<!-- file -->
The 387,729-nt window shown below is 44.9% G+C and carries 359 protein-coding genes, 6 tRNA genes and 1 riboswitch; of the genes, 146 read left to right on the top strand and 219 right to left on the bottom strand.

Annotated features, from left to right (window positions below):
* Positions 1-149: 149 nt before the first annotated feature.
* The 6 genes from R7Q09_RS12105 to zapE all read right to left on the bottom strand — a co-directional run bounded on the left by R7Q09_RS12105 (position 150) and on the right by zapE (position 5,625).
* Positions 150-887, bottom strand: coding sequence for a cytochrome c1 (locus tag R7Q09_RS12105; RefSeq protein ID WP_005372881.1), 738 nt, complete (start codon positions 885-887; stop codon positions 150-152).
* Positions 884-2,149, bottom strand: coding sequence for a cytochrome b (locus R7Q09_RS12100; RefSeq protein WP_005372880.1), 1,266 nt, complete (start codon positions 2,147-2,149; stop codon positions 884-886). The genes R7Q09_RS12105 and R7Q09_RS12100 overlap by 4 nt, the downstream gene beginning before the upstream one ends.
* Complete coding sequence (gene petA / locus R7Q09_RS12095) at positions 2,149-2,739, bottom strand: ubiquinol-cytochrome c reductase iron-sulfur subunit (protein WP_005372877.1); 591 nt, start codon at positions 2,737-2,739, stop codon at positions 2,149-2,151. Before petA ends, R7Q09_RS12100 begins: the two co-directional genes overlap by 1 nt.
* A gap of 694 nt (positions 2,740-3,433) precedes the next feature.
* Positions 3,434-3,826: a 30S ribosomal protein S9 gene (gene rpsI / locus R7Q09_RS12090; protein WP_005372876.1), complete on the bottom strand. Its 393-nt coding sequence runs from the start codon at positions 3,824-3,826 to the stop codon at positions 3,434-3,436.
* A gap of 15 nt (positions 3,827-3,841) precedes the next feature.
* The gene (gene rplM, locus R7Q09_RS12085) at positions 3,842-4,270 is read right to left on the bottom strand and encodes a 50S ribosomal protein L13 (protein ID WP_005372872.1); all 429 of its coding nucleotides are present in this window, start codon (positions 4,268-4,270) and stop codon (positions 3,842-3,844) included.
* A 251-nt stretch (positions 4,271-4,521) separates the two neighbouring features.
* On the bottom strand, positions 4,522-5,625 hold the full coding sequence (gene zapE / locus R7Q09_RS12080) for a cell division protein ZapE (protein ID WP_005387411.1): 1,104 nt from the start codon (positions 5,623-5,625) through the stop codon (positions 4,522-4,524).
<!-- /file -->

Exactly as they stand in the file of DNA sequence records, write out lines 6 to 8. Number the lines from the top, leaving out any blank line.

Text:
* Positions 884-2,149, bottom strand: coding sequence for a cytochrome b (locus R7Q09_RS12100; RefSeq protein WP_005372880.1), 1,266 nt, complete (start codon positions 2,147-2,149; stop codon positions 884-886). The genes R7Q09_RS12105 and R7Q09_RS12100 overlap by 4 nt, the downstream gene beginning before the upstream one ends.
* Complete coding sequence (gene petA / locus R7Q09_RS12095) at positions 2,149-2,739, bottom strand: ubiquinol-cytochrome c reductase iron-sulfur subunit (protein WP_005372877.1); 591 nt, start codon at positions 2,737-2,739, stop codon at positions 2,149-2,151. Before petA ends, R7Q09_RS12100 begins: the two co-directional genes overlap by 1 nt.
* A gap of 694 nt (positions 2,740-3,433) precedes the next feature.